Greek security forces rounded up 30 irregular migrants in a boat after physically assaulting them and pushed them toward Turkey’s Edirne through the Maritsa River, reports said Monday.
The migrants, who are allegedly Pakistani, Afghanistan and Algerian nationals, were detained by Turkish authorities near the Greek border in Edirne’s Uzunköprü district.
They claimed that they were beaten by Greek police and forcefully put on a boat headed to Turkey, Demirören News Agency (DHA) reported.
They also claimed that the Greek police confiscated their money and other valuables before being unlawfully sent to Turkey.
The Turkish Foreign Ministry announced in October that Greece pushed 25,404 migrants in the past year.
Meanwhile, at least 3,547 irregular migrants were held across Turkey over the past week, according to data compiled by Anadolu Agency from security sources.
Turkish gendarmerie forces held 1,601 of the migrants in the northwestern province of Edirne which borders Greece and Bulgaria.
According to local sources in Edirne, Greece has stepped up efforts to send irregular migrants to Turkey in violation of the Geneva Conventions, the European Convention on Human Rights and the U.N. Convention Against Torture.
In the coastal cities of Muğla, Çanakkale, Izmir, Balıkesir, Mersin and Aydın, the Turkish Coast Guard and gendarmerie forces rounded up over 1,500 migrants.
Turkey has been a key transit point for irregular migrants aiming to cross to Europe to start new lives, especially those fleeing war and persecution.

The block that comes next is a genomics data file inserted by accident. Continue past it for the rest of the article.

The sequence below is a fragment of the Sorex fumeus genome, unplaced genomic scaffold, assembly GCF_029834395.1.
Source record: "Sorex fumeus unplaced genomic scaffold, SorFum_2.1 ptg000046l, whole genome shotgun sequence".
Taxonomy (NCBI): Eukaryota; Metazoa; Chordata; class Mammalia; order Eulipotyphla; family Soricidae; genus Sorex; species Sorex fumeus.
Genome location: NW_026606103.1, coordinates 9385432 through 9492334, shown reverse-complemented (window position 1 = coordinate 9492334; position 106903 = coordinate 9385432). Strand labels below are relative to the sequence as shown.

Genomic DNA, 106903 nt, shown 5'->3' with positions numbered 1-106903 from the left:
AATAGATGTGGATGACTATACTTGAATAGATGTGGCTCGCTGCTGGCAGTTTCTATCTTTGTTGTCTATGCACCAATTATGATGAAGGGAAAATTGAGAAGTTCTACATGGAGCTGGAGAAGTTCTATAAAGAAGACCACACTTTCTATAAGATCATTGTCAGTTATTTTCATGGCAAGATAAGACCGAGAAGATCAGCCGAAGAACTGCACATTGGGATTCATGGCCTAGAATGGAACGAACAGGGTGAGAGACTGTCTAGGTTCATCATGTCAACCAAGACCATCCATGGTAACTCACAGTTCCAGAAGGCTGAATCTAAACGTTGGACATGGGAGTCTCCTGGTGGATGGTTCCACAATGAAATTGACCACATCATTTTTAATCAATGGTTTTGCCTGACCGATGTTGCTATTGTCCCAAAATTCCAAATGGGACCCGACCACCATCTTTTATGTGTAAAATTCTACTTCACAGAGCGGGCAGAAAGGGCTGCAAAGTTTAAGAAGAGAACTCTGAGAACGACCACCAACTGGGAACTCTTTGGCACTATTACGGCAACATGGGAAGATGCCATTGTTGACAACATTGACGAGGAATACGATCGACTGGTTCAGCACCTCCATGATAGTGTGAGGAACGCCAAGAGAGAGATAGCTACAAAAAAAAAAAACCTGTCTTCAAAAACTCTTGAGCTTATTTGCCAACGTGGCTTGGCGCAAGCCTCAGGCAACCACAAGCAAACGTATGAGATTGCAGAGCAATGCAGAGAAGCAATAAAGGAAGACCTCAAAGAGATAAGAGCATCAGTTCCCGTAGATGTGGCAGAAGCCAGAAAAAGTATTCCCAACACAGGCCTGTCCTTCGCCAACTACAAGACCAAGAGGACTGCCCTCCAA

Separately, in the northwestern provinces of Kırklareli and Tekirdağ, a total of 235 migrants were held by gendarmerie forces.
Also, a total of 68 irregular migrants were held in the capital Ankara.
In the eastern Malatya and Erzincan provinces, the police detained 30 irregular migrants.
Additionally, 69 migrants were held in southeastern Diyarbakır province.
The migrants included Pakistani, Congolese, Syrian, Iraqi, Iranian, Afghan, Moroccan, Egyptian, Bangladeshi, Somalian, Yemeni,
Palestinian, Malian, Gabonese, Senegalese, Burundian, Cameroonian, Angolan, Libyan, Lebanese South African nationals.
All of the migrants held during the week were either taken to hospitals for medical treatment or transferred to provincial migration offices.
In 2018, 268,000 irregular migrants were held in Turkey, according to the Interior Ministry.
Some 336,707 irregular migrants have been held in 2019 so far, said Interior Minister Süleyman Soylu.
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